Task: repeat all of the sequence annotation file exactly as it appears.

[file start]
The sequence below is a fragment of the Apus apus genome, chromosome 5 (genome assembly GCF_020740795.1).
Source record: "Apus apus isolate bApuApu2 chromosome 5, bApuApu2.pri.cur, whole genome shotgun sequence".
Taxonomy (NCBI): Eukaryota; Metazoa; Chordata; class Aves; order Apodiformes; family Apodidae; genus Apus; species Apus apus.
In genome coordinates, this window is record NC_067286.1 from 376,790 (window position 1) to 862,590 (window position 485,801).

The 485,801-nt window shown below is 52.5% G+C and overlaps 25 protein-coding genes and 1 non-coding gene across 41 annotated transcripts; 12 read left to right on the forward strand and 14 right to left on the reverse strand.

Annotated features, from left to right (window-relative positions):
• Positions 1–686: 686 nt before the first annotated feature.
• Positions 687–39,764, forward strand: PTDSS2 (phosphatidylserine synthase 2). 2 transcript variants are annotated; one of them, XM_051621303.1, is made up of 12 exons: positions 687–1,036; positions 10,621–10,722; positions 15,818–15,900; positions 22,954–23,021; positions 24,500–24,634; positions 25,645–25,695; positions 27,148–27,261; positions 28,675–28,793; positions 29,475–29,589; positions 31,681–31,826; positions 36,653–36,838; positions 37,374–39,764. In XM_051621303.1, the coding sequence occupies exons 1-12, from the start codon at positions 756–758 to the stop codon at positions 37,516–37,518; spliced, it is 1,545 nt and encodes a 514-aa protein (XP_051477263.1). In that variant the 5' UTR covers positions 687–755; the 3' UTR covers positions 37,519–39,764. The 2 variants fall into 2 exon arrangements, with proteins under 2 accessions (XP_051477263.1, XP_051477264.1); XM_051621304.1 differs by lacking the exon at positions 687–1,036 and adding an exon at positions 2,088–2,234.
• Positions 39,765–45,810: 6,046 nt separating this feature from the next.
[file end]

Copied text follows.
The sequence below is a fragment of the Apus apus genome, chromosome 5 (genome assembly GCF_020740795.1).
Source record: "Apus apus isolate bApuApu2 chromosome 5, bApuApu2.pri.cur, whole genome shotgun sequence".
Taxonomy (NCBI): Eukaryota; Metazoa; Chordata; class Aves; order Apodiformes; family Apodidae; genus Apus; species Apus apus.
In genome coordinates, this window is record NC_067286.1 from 376,790 (window position 1) to 862,590 (window position 485,801).

The 485,801-nt window shown below is 52.5% G+C and overlaps 25 protein-coding genes and 1 non-coding gene across 41 annotated transcripts; 12 read left to right on the forward strand and 14 right to left on the reverse strand.

Annotated features, from left to right (window-relative positions):
• Positions 1–686: 686 nt before the first annotated feature.
• Positions 687–39,764, forward strand: PTDSS2 (phosphatidylserine synthase 2). 2 transcript variants are annotated; one of them, XM_051621303.1, is made up of 12 exons: positions 687–1,036; positions 10,621–10,722; positions 15,818–15,900; positions 22,954–23,021; positions 24,500–24,634; positions 25,645–25,695; positions 27,148–27,261; positions 28,675–28,793; positions 29,475–29,589; positions 31,681–31,826; positions 36,653–36,838; positions 37,374–39,764. In XM_051621303.1, the coding sequence occupies exons 1-12, from the start codon at positions 756–758 to the stop codon at positions 37,516–37,518; spliced, it is 1,545 nt and encodes a 514-aa protein (XP_051477263.1). In that variant the 5' UTR covers positions 687–755; the 3' UTR covers positions 37,519–39,764. The 2 variants fall into 2 exon arrangements, with proteins under 2 accessions (XP_051477263.1, XP_051477264.1); XM_051621304.1 differs by lacking the exon at positions 687–1,036 and adding an exon at positions 2,088–2,234.
• Positions 39,765–45,810: 6,046 nt separating this feature from the next.